Bhit Shāh “How does being a scientist affect your religious belief?”
At the end of Thursday’s discussion, Bob Pelfrey asked this question of John Horsley and Rob Ross.
compliantly Rob responds,
I think that the universe, our world, and humankind’s place in it are miraculously wonderful. Surely there is a loving God behind all this.
That God works through a Big Bang and Darwinian evolution is no problem for me, and if, say, we come to understand that major parts of the Big Bang theory are wrong, that’s no problem either.
Scientists don’t have any more or less cause to see God in this miracle than anyone who accepts the validity of modern science. Scientists may have had more opportunity to see some parts of the miracle, but others will have had more opportunity to see the miracle elsewhere.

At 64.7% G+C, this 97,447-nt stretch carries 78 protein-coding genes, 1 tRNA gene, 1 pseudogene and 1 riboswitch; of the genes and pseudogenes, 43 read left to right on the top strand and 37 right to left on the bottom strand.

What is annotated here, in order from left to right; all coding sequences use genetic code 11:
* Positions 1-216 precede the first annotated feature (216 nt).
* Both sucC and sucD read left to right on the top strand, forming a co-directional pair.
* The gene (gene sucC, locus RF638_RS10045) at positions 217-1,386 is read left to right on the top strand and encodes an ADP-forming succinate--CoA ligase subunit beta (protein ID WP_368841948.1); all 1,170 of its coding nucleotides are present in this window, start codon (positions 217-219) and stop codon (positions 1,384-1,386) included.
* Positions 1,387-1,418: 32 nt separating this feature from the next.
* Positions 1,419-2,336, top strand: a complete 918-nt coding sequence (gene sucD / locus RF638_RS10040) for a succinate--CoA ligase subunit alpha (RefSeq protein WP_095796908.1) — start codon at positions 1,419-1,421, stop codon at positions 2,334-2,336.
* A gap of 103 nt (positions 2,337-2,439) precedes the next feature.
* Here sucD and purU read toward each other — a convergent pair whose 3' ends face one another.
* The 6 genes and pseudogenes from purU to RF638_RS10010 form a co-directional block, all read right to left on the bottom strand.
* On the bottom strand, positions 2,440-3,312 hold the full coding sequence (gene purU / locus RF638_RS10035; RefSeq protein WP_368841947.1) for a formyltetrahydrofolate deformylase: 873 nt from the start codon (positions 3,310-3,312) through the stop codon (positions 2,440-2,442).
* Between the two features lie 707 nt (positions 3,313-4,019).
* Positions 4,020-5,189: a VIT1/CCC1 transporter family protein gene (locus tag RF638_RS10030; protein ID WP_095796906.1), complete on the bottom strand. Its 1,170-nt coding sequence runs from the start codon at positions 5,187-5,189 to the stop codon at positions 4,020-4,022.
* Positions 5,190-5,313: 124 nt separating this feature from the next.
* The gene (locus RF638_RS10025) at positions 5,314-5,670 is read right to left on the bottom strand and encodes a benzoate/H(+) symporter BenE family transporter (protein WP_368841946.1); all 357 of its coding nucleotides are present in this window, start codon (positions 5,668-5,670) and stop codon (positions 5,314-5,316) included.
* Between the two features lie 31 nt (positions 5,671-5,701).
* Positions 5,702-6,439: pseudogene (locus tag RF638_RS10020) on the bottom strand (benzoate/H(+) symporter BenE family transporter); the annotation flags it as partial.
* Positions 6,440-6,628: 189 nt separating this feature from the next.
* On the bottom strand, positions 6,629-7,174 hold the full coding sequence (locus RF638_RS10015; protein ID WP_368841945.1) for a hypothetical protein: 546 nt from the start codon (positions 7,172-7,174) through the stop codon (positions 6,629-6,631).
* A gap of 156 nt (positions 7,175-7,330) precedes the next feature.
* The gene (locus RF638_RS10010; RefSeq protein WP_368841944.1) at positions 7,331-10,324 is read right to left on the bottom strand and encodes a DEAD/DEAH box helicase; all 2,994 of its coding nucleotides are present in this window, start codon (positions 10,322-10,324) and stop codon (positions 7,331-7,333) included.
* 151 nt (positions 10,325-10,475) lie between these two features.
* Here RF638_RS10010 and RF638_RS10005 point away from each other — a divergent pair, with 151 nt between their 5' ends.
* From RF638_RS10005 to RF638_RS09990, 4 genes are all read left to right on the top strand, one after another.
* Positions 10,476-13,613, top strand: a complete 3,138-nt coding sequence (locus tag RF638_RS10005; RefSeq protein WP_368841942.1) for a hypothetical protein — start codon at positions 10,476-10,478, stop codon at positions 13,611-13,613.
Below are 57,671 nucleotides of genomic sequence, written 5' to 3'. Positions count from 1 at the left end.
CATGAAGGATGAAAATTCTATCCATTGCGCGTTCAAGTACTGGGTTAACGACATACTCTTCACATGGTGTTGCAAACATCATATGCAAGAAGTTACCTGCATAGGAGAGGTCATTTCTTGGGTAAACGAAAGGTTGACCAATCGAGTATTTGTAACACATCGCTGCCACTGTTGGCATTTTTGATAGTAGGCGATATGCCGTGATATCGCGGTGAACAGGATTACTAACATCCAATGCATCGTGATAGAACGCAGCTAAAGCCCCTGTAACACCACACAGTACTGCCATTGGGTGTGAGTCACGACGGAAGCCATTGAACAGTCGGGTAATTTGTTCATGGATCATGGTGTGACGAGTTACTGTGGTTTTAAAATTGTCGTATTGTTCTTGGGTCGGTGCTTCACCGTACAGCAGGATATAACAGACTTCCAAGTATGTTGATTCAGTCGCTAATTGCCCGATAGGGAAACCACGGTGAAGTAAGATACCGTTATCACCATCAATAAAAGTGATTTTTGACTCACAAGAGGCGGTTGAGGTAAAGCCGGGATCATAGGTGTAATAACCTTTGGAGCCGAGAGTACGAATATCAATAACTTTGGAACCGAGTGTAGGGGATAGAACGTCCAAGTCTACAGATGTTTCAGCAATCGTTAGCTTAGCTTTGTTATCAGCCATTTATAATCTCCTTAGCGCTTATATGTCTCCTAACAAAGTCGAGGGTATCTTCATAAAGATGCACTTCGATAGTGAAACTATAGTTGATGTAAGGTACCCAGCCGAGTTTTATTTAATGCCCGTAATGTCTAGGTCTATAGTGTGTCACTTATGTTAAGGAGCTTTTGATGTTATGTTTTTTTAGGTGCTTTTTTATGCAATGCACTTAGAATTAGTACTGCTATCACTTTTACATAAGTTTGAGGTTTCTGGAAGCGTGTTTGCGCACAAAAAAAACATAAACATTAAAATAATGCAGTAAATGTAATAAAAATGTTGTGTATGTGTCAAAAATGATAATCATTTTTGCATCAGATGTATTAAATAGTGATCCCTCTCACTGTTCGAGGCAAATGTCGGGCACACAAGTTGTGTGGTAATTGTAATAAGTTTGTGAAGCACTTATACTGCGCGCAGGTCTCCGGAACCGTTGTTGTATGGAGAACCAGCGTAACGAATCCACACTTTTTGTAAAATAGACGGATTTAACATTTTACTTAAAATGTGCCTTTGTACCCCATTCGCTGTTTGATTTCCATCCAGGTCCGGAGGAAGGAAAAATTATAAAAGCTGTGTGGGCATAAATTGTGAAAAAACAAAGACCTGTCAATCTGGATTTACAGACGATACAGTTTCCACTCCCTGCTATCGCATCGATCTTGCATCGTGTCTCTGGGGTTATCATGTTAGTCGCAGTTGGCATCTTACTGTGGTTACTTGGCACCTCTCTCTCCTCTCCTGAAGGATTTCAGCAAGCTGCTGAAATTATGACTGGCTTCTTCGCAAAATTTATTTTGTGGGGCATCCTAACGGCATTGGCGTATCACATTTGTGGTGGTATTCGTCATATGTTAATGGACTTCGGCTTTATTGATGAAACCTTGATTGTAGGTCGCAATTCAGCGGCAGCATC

For me, my faith provides what science can never provide, namely meaning.
Although I don’t normally subscribe to the “Independent Domains” view of the relationship between science and religion, I do think it applies with regard to meaning. Science cannot provide meaning and in fact it seems to remove meaning from the universe. The physicist Steven Weinberg has written: “The more the universe seems comprehensible, the more it also seems pointless”. Many well-known scientists (including Weinberg) have gone a step further and stated that the universe not only seems pointless, it really is pointless (molecular biologists are especially guilty of this). For me the purpose of the dialogue (or integration) between science and religion is mainly to infuse science with the meaning that by itself it lacks.
Where do I get this meaning? Ultimately, meaning for me is not an intellectual problem to be solved but a mystery that I participate in by lived experience, in particular my experience of my family and my faith community. For the dialogue with science we have to attempt to articulate this, and this is where theologians like Elizabeth Johnson can be helpful. I’m looking forward to the second half of our discussion when we can use her insights (and ours) to bring meaning to the fascinating science in the first half.
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